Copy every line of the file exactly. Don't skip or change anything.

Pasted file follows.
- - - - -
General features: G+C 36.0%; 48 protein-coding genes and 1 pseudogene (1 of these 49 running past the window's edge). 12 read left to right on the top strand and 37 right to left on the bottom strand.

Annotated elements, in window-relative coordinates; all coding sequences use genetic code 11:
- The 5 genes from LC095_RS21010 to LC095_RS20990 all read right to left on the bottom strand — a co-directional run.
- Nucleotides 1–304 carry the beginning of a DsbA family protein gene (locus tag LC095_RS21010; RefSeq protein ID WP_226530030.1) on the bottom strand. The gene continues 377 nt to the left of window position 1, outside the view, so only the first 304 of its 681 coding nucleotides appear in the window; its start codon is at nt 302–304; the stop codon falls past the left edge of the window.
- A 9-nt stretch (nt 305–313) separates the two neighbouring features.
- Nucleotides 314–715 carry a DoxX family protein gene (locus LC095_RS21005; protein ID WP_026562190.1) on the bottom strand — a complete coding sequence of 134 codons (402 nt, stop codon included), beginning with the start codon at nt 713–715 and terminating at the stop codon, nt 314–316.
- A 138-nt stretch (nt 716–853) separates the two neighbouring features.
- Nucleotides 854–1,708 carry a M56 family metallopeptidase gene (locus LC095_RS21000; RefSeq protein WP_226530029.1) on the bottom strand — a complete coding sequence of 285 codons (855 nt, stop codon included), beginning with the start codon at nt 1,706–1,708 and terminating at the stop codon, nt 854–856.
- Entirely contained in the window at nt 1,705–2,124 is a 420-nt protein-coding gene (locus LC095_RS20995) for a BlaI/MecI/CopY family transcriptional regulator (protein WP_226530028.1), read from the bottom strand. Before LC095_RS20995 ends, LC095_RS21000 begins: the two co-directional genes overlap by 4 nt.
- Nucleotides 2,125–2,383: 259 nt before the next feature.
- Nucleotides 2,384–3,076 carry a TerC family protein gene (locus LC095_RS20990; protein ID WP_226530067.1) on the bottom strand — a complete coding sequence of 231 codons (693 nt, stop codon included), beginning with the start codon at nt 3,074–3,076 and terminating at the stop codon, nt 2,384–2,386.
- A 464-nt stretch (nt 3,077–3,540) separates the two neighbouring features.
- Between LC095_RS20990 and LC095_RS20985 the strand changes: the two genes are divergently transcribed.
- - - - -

General features: G+C 36.0%; 48 protein-coding genes and 1 pseudogene (1 of these 49 running past the window's edge). 12 read left to right on the top strand and 37 right to left on the bottom strand.

Annotated elements, in window-relative coordinates; all coding sequences use genetic code 11:
- The 5 genes from LC095_RS21010 to LC095_RS20990 all read right to left on the bottom strand — a co-directional run.
- Nucleotides 1–304 carry the beginning of a DsbA family protein gene (locus tag LC095_RS21010; RefSeq protein ID WP_226530030.1) on the bottom strand. The gene continues 377 nt to the left of window position 1, outside the view, so only the first 304 of its 681 coding nucleotides appear in the window; its start codon is at nt 302–304; the stop codon falls past the left edge of the window.
- A 9-nt stretch (nt 305–313) separates the two neighbouring features.
- Nucleotides 314–715 carry a DoxX family protein gene (locus LC095_RS21005; protein ID WP_026562190.1) on the bottom strand — a complete coding sequence of 134 codons (402 nt, stop codon included), beginning with the start codon at nt 713–715 and terminating at the stop codon, nt 314–316.
- A 138-nt stretch (nt 716–853) separates the two neighbouring features.
- Nucleotides 854–1,708 carry a M56 family metallopeptidase gene (locus LC095_RS21000; RefSeq protein WP_226530029.1) on the bottom strand — a complete coding sequence of 285 codons (855 nt, stop codon included), beginning with the start codon at nt 1,706–1,708 and terminating at the stop codon, nt 854–856.
- Entirely contained in the window at nt 1,705–2,124 is a 420-nt protein-coding gene (locus LC095_RS20995) for a BlaI/MecI/CopY family transcriptional regulator (protein WP_226530028.1), read from the bottom strand. Before LC095_RS20995 ends, LC095_RS21000 begins: the two co-directional genes overlap by 4 nt.
- Nucleotides 2,125–2,383: 259 nt before the next feature.
- Nucleotides 2,384–3,076 carry a TerC family protein gene (locus LC095_RS20990; protein ID WP_226530067.1) on the bottom strand — a complete coding sequence of 231 codons (693 nt, stop codon included), beginning with the start codon at nt 3,074–3,076 and terminating at the stop codon, nt 2,384–2,386.
- A 464-nt stretch (nt 3,077–3,540) separates the two neighbouring features.
- Between LC095_RS20990 and LC095_RS20985 the strand changes: the two genes are divergently transcribed.